The first key to is using a sweetener that caramelizes as it cooks (which stevia or monk fruit, unfortunately, does not), producing those crisp, golden brown cookie edges. The second: using room temperature eggs. Egg is the other source of structure (and crispiness) in a cookie that is key for these cookies and room temperature eggs incorporate better into the batter so that they are evenly distributed.
Also, cold eggs will chill your oil and create weird greasy pockets of oil in the cookies. Ick.
A couple of other notes:
- Make sure you use a cookie scoop, if possible, to portion your cookie dough evenly. Similar-sized cookies produce uniformly crispy edges. Cookies of all different sizes won’t cook at the same rate so some of them might be burned while the others are just crisping up.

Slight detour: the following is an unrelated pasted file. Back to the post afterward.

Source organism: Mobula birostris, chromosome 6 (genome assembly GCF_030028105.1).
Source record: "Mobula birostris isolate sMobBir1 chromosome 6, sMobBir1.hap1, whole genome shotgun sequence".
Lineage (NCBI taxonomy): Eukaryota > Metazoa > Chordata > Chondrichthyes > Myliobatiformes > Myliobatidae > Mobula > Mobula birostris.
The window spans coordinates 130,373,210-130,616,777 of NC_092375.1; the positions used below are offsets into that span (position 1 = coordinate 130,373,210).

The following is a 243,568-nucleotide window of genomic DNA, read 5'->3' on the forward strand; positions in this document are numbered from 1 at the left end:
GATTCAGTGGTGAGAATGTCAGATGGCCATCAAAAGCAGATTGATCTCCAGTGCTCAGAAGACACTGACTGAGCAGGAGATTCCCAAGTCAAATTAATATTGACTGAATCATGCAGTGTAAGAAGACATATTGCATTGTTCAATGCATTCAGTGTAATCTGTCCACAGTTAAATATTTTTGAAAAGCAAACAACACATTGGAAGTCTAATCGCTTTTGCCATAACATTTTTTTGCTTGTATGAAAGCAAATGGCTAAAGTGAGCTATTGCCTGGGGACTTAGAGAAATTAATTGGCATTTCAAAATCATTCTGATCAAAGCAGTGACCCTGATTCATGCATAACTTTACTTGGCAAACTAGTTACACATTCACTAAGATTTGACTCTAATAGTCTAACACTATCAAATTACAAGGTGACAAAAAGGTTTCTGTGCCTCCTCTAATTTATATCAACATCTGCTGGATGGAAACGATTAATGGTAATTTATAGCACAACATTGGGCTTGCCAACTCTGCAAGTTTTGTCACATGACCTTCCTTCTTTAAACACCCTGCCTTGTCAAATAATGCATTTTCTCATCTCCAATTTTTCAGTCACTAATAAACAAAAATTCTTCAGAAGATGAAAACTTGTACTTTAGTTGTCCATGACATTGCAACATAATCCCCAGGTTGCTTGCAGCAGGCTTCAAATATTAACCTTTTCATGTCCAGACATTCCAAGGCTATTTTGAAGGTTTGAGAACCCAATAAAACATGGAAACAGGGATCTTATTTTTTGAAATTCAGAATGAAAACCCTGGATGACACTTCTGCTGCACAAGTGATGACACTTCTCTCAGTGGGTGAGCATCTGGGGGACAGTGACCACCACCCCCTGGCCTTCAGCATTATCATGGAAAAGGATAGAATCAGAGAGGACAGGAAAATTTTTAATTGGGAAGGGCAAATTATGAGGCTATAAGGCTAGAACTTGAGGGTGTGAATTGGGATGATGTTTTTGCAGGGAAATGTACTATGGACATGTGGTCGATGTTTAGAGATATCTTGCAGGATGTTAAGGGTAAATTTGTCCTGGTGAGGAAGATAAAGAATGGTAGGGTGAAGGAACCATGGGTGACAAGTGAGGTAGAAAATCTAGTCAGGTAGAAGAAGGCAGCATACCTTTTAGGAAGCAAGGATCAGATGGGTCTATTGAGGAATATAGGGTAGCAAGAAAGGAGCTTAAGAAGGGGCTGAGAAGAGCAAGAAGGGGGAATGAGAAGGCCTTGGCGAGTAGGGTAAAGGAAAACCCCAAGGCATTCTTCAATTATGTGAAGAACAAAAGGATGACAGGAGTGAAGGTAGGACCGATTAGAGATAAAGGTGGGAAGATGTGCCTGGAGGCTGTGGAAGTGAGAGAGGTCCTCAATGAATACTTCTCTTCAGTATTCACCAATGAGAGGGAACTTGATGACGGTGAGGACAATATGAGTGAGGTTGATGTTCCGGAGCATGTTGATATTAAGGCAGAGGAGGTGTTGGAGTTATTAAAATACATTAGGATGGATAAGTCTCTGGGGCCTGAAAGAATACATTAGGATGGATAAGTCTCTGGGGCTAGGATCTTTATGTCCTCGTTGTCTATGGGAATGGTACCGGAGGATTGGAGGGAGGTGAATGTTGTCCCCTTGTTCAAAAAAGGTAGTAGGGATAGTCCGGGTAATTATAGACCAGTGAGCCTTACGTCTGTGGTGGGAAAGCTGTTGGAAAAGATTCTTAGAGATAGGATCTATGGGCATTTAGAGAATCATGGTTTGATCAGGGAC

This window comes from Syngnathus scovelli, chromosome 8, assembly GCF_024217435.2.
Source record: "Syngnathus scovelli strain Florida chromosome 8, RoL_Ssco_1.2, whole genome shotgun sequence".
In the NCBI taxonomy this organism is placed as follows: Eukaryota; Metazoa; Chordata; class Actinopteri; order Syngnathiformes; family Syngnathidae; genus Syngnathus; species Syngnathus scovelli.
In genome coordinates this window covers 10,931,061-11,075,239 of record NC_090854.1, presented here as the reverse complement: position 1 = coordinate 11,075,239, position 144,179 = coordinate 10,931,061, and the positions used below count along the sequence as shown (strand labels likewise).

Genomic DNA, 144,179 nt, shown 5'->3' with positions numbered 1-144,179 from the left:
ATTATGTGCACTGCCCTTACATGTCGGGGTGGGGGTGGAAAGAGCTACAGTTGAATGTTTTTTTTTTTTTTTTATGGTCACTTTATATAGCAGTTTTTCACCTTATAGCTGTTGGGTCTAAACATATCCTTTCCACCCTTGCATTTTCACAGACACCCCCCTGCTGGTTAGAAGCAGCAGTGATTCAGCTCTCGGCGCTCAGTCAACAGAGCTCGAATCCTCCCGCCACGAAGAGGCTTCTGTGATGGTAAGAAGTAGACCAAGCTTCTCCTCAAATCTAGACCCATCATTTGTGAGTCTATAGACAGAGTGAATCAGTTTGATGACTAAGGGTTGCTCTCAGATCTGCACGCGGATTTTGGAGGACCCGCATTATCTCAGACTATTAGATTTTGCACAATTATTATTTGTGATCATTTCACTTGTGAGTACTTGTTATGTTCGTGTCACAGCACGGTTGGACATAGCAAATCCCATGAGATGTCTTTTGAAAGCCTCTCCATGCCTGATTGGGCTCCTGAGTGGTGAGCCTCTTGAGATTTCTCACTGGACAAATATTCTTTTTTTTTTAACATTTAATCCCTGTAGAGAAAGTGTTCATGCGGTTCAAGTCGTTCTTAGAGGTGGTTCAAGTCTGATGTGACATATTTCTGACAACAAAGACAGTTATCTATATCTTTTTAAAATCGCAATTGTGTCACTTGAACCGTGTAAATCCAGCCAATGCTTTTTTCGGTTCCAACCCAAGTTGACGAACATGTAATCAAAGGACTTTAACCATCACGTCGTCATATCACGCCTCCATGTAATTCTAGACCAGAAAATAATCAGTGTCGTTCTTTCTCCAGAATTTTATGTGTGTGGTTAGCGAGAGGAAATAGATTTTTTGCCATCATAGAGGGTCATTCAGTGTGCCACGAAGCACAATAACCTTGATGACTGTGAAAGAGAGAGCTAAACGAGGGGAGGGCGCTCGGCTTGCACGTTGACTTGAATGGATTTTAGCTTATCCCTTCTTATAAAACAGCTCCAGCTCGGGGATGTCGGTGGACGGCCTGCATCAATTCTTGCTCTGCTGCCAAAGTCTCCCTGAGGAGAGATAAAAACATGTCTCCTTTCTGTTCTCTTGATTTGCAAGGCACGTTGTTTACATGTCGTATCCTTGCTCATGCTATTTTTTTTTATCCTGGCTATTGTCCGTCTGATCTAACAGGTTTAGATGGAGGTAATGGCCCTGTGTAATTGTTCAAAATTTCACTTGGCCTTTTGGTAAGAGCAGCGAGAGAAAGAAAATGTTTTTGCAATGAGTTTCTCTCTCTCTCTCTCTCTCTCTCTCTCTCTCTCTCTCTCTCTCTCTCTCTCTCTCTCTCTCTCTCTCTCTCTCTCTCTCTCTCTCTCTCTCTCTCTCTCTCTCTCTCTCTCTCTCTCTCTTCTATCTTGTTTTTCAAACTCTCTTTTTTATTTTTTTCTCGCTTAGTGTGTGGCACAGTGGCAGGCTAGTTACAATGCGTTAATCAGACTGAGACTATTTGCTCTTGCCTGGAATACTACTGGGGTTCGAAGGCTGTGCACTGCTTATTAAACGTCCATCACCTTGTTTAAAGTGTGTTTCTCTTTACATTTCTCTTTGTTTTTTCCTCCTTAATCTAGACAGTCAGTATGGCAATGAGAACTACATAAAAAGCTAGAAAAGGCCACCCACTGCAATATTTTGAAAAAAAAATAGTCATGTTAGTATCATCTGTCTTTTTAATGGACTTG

- Don’t forget to line your baking sheet with a silicone mat or parchment paper, to prevent the bottom of the cookies from sticking or burning.
- The crispy edges don’t last forever. These cookies are best within a few hours of baking; once you store them in an airtight container overnight, the moisture redistributes and produces a softer, cake-ier cookie. To compensate, add a few minutes of bake time or store them in the fridge after the first day.
Those gooey chocolate deposits
You know the saying “you eat with your eyes first”? Well that goes doubly so for chocolate chip cookies, in my experience. I’m talking about the perfect spread, the perfect crispy edges, and the perfect ratio of dark chocolate flecks and dark chocolate lagoons throughout the cookie.
I know these are called paleo chocolate chip cookies, but the secret to getting the perfect chocolatey look and feel is actually (gasp!) chocolate chunks. Not bagged chunks, though. It’s really important to DIY your chunks by chopping up a bar of dark chocolate.